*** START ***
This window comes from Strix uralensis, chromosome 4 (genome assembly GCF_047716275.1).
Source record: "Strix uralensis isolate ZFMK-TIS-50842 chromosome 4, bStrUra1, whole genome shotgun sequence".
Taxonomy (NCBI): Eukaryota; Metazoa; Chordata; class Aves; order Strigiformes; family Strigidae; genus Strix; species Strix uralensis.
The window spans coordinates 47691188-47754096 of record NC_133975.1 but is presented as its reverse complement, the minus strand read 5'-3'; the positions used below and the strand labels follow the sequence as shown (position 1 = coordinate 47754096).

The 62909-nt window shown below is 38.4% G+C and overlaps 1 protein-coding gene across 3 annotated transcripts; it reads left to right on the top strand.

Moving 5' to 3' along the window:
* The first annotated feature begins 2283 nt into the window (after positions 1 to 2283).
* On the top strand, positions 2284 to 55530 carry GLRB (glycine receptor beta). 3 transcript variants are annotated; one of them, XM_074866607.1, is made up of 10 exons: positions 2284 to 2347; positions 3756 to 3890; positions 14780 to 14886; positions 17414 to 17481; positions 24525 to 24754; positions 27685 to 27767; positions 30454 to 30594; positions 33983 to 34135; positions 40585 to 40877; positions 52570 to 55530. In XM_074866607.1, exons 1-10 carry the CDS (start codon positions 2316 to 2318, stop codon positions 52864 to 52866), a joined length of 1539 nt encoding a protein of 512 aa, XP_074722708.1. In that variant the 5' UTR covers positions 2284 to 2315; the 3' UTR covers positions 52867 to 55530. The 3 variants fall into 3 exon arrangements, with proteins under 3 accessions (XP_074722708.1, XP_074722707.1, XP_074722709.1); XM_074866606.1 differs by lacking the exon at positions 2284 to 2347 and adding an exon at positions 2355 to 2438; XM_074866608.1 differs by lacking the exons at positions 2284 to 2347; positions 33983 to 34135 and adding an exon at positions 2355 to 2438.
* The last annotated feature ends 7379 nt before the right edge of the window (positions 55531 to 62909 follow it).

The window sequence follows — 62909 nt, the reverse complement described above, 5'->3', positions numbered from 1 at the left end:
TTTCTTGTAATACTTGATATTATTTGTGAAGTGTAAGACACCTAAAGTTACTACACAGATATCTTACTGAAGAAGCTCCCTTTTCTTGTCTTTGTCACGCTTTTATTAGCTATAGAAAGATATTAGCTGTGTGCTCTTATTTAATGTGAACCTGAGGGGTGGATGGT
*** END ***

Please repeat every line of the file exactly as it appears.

This window comes from Strix uralensis, chromosome 4 (genome assembly GCF_047716275.1).
Source record: "Strix uralensis isolate ZFMK-TIS-50842 chromosome 4, bStrUra1, whole genome shotgun sequence".
Taxonomy (NCBI): Eukaryota; Metazoa; Chordata; class Aves; order Strigiformes; family Strigidae; genus Strix; species Strix uralensis.
The window spans coordinates 47691188-47754096 of record NC_133975.1 but is presented as its reverse complement, the minus strand read 5'-3'; the positions used below and the strand labels follow the sequence as shown (position 1 = coordinate 47754096).

The 62909-nt window shown below is 38.4% G+C and overlaps 1 protein-coding gene across 3 annotated transcripts; it reads left to right on the top strand.

Moving 5' to 3' along the window:
* The first annotated feature begins 2283 nt into the window (after positions 1 to 2283).
* On the top strand, positions 2284 to 55530 carry GLRB (glycine receptor beta). 3 transcript variants are annotated; one of them, XM_074866607.1, is made up of 10 exons: positions 2284 to 2347; positions 3756 to 3890; positions 14780 to 14886; positions 17414 to 17481; positions 24525 to 24754; positions 27685 to 27767; positions 30454 to 30594; positions 33983 to 34135; positions 40585 to 40877; positions 52570 to 55530. In XM_074866607.1, exons 1-10 carry the CDS (start codon positions 2316 to 2318, stop codon positions 52864 to 52866), a joined length of 1539 nt encoding a protein of 512 aa, XP_074722708.1. In that variant the 5' UTR covers positions 2284 to 2315; the 3' UTR covers positions 52867 to 55530. The 3 variants fall into 3 exon arrangements, with proteins under 3 accessions (XP_074722708.1, XP_074722707.1, XP_074722709.1); XM_074866606.1 differs by lacking the exon at positions 2284 to 2347 and adding an exon at positions 2355 to 2438; XM_074866608.1 differs by lacking the exons at positions 2284 to 2347; positions 33983 to 34135 and adding an exon at positions 2355 to 2438.
* The last annotated feature ends 7379 nt before the right edge of the window (positions 55531 to 62909 follow it).

The window sequence follows — 62909 nt, the reverse complement described above, 5'->3', positions numbered from 1 at the left end:
TTTCTTGTAATACTTGATATTATTTGTGAAGTGTAAGACACCTAAAGTTACTACACAGATATCTTACTGAAGAAGCTCCCTTTTCTTGTCTTTGTCACGCTTTTATTAGCTATAGAAAGATATTAGCTGTGTGCTCTTATTTAATGTGAACCTGAGGGGTGGATGGT